Pinkney Poetry

Amelia Grason Pinkney

Amelia Grason Pinkney

Recently museum staff discovered that a book of poetry written by one of the home’s former inhabitants, Amelia Grason Pinkney, exists at the University of Maryland’s Hornbake Library. The museum owns a portrait of Amelia, her son Ninian Jr., his wife Mary, as well as her brother in law William Pinkney, which are all on exhibit in our game room. We are now happy to share that we have a digital copy of the poetry book thanks to the University of Maryland archives.

Amelia Grason Pinkney lived with her family at the Hammond-Harwood House for just a few years in the early 19th century. Amelia first married Henry Hobbs and had three children, after his death she remarried Ninian Pinkney May 1, 1806. Ninian was clerk of the council of Annapolis, and a widower without children when they married. Shortly after the marriage they moved into the Hammond-Harwood House. The couple had three children of their own Mary Amelia Pinkney b. 1807, William Pinkney b. 1810, and Ninian Jr. b. 1811. Their son William was episcopal bishop of Maryland and Ninian Jr. was a noted naval surgeon during the civil war.

Their nephew Edward Coote Pinkney was also a gifted poet.  He was the son of William Pinkney, a politician, who’s portrait hangs in the game room. Unfortunately Edward did not have a long and happy life like his aunt Amelia. He died at just 25 years old in 1828. However, his poems were held in very high regard by poets like John Greenleaf Whittier and Edgar Allen Poe.

After moving out of the Hammond-Harwood House in 1811 the Pinkney family transitioned into a smaller “cottage” on property later incorporated into the Naval Academy.

Our curator hopes to add in poems from the manuscript as a new interactive feature for the gallery in the coming months.  Additionally we are looking to develop Pinkney Poetry Slams in collaboration with St. John’s College in 2015.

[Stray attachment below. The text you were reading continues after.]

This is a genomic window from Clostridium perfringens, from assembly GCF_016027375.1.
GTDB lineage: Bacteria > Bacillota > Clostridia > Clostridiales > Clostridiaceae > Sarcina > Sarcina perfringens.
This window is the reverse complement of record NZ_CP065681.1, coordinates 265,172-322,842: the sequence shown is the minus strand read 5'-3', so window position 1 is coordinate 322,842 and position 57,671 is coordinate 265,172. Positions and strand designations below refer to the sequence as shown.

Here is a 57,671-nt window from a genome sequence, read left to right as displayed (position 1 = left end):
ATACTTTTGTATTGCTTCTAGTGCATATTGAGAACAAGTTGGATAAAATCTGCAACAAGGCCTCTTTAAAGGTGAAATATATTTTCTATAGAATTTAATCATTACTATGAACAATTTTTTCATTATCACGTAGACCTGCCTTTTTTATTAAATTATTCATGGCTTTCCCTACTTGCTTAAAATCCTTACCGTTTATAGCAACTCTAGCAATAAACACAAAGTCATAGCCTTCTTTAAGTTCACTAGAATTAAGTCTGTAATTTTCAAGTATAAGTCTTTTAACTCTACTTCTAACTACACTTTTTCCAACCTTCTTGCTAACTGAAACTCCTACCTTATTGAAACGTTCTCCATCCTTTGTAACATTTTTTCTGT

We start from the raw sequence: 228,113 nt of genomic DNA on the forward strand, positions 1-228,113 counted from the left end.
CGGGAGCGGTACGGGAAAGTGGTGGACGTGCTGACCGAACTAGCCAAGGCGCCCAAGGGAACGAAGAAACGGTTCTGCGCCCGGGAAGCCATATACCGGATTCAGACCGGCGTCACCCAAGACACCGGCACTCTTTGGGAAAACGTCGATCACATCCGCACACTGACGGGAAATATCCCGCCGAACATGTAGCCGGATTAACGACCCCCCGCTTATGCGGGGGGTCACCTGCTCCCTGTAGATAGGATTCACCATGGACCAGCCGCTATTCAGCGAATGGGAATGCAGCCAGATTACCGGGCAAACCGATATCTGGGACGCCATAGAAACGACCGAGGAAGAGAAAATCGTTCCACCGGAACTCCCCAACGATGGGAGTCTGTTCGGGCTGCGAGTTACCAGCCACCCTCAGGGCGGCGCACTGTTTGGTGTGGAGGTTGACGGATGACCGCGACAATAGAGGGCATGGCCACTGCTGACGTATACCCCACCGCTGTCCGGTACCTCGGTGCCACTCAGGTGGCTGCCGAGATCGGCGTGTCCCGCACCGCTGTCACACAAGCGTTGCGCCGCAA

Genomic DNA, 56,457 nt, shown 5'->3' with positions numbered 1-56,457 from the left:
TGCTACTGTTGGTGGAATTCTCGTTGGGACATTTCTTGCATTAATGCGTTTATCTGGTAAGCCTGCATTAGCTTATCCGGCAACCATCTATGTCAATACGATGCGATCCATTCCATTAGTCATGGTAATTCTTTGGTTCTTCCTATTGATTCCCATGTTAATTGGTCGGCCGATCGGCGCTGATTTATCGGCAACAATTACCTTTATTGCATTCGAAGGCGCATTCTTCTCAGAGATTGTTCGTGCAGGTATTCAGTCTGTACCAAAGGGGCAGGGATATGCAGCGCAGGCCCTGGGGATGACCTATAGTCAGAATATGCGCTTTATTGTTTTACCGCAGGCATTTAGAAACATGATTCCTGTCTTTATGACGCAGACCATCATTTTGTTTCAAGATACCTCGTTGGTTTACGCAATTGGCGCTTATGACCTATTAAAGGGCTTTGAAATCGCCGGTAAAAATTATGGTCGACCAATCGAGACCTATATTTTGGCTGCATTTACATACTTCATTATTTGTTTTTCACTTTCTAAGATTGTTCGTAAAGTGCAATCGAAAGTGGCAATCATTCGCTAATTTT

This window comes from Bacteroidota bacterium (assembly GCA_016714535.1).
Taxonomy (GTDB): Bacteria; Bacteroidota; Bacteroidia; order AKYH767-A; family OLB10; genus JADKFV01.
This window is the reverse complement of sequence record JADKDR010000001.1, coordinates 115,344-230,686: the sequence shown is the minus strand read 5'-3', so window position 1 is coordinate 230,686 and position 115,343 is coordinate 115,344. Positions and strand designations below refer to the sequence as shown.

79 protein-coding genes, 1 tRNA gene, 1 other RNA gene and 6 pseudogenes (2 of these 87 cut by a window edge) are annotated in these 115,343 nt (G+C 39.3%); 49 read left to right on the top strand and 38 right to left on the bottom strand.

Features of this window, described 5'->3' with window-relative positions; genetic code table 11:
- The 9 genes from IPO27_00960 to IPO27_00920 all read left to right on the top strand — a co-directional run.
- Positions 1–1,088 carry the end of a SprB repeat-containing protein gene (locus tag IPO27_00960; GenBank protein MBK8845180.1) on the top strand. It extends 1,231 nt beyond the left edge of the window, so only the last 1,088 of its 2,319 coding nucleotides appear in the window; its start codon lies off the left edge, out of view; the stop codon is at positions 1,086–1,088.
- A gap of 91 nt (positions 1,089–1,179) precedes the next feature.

Please enjoy  poem Amelia wrote about the new year January 1, 1849:

The New Year

I wish you my darling, a happy new year,

With heart full of joy and keep of good cheer;

And while you reflect on the year that is gone,

I hope you can sing me a grateful song.

For the mercies and blessings which crowned the past,

Should ne’er be forgotten while life shall last:

You remember I’m certain this time last year,

When your sickness had filled our hearts with fear:

And your dear Papa was in peril we know,

In the Mexican Gulph [sic] where the northers [sic] blew:

And your poor mama was in fear and dread,

Lest his dear little girl he should find with the dead:

Think of all this and remember the hand,

Which has brought him safe to his native land:

And then let your songs of praise resound,

Till you make the welkin ring with the sound.

The pleasant old year went off last night,

With the air so still, and the sky so bright:

He did not go storming and blistering away,

But departed so softly with steps so gay,

That we were not aware he had taken his flight

Till waked by the song of the watchers at night;

And now the new year has established his reign,

I trust he will give us no cause to complain.

Jan. 1st 1849

Category : Collections &Portraiture &Uncategorized

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